On the days when Monsieur de Rochermont comes grandmamma wears the lavender silk for dinner and the best Alencon cap, and Hephzibah stays so long dressing her that I often have to help the servant to lay the table for dinner. The Marquis never arrives until the afternoon, and leaves within a couple of days. He brings an old valet called Theodore, and they have bandboxes and small valises, and I believe—only I must not say it aloud—that the bandboxes contain his wigs. The one for dinner is curled and scented, and the travelling one is much more ordinary. I am sent to bed early on those evenings.
Each time the Marquis brings a present of game or fine fruit for grandmamma and a box of bonbons for me. I don't like sweets much, but the boxes are charming. These visits happen twice a year, in June and December, wherever we happen to be.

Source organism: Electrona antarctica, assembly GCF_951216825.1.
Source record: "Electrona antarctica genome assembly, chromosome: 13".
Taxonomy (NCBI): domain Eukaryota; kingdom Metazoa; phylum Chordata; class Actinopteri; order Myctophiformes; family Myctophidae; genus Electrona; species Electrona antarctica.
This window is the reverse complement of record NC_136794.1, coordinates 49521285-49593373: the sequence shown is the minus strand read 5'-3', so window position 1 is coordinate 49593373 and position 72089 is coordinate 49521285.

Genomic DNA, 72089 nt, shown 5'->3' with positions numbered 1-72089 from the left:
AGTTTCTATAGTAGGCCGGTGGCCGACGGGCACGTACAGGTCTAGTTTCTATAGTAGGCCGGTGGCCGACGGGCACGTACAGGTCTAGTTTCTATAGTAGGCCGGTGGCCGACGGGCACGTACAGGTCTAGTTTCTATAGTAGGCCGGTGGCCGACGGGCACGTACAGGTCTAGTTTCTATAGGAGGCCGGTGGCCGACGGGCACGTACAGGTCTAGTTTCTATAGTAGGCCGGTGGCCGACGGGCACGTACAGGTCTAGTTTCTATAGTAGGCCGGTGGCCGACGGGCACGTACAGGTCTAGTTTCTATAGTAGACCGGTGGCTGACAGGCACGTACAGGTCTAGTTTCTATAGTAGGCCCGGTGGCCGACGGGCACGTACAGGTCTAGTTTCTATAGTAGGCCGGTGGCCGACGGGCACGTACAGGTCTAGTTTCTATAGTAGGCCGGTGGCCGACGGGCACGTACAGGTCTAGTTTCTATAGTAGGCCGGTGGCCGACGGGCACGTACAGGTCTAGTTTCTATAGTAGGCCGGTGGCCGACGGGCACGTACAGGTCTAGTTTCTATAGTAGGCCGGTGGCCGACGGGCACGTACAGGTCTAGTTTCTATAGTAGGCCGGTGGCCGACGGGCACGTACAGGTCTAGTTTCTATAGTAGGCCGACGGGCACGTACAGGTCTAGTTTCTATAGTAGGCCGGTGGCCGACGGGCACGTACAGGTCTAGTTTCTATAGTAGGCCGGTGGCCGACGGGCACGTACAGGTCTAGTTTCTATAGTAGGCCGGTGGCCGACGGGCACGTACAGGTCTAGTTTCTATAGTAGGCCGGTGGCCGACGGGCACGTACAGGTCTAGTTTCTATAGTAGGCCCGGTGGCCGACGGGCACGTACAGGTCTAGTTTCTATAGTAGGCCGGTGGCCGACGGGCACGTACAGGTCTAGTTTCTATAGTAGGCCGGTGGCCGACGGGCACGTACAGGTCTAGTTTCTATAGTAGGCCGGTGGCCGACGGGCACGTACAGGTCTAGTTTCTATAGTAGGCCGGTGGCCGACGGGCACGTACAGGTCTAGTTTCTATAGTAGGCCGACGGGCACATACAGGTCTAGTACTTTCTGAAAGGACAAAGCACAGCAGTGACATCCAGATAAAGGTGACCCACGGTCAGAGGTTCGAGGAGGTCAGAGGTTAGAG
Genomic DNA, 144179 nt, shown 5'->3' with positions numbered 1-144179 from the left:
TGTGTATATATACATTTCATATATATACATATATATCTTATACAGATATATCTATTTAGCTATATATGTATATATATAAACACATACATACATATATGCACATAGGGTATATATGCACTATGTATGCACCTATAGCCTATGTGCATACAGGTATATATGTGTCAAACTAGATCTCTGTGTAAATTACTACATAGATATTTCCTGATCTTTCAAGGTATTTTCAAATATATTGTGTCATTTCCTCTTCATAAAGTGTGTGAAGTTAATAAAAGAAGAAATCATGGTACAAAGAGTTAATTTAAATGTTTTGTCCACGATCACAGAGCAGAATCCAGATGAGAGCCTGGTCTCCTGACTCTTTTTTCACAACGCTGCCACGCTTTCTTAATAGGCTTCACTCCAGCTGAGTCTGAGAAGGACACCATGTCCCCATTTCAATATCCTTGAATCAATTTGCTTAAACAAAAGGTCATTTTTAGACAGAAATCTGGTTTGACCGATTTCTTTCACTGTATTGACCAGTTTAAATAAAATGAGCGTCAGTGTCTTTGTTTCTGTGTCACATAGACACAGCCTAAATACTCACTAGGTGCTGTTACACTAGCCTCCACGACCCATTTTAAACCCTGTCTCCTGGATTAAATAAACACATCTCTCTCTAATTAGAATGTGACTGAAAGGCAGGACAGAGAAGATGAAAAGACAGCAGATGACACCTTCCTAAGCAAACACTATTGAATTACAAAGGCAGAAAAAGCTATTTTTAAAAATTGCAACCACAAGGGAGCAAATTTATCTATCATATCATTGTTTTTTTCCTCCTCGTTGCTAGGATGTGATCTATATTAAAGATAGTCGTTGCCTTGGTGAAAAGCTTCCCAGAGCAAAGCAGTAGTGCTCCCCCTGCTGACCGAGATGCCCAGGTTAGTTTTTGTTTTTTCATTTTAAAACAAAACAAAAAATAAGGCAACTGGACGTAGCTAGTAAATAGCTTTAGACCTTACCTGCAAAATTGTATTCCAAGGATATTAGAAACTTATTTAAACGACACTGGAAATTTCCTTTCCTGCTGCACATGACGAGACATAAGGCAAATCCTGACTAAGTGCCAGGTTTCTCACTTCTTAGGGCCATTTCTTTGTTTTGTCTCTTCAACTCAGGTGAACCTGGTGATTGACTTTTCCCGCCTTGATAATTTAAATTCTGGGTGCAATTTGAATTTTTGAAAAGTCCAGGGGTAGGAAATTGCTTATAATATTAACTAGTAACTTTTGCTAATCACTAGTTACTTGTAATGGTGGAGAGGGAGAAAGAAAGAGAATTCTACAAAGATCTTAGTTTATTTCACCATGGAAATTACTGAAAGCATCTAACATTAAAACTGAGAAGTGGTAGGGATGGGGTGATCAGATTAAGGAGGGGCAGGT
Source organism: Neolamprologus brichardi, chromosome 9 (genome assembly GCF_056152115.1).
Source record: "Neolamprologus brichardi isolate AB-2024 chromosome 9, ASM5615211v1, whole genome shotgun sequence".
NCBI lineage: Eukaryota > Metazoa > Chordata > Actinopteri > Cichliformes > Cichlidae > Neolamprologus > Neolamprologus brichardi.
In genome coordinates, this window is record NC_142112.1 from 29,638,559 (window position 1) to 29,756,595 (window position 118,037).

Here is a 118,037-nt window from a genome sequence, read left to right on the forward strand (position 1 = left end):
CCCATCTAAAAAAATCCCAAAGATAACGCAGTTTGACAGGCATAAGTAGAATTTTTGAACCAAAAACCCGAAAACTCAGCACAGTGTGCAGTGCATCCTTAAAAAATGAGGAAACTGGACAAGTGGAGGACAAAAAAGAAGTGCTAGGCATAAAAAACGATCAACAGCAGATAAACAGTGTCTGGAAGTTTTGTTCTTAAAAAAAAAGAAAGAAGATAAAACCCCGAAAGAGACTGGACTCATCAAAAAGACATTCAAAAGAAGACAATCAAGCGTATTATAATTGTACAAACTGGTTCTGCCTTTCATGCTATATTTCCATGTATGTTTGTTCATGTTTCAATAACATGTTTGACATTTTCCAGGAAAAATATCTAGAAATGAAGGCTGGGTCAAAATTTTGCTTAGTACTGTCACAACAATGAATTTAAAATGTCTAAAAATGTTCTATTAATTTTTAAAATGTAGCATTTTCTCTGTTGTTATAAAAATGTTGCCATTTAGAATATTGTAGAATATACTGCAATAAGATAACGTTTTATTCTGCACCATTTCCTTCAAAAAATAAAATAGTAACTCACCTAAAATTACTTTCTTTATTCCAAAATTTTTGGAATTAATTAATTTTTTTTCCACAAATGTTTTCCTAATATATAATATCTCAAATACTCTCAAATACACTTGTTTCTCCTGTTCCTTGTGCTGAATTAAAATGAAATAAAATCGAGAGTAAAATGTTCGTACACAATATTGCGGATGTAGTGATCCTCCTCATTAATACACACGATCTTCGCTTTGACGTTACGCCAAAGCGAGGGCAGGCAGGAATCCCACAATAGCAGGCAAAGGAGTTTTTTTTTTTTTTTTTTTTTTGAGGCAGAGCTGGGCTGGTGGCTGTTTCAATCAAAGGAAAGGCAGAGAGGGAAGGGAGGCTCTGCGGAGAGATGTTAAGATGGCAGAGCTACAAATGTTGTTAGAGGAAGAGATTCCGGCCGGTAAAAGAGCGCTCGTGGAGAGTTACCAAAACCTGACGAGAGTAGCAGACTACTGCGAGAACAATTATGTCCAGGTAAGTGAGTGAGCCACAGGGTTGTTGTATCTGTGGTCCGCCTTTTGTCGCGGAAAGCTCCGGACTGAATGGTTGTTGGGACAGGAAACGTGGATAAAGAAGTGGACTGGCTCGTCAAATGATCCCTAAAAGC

The only young men in this part of the world are the curate and two hobbledehoys, the sons of a person who lives in the place beyond Ledstone, and they are common and uninteresting and parvenu. All these people came to call as soon as we arrived, and parsons and old maids by the dozen, but grandmamma's exquisite politeness upsets them. I suppose they feel that she considers they are not made of the same flesh and blood as she is, so we never get intimate with anybody whatever places we are in.
Hephzibah has a lover. You can get one in that class no matter how ugly you are, it seems, and he is generally years and years younger than you are. Hephzibah's is the man who comes round with the grocer's cart for orders, and he is young enough to be her son. I have seen them talking when I have been getting the irons hot to iron grandmamma's best lace. Hephzibah's face, which is a grayish yellow generally, gets a pale beet-root up to her ears, and she looks so coy. But I dare say it feels lovely to her to stand there at the back door and know some one is interested in what she does and says.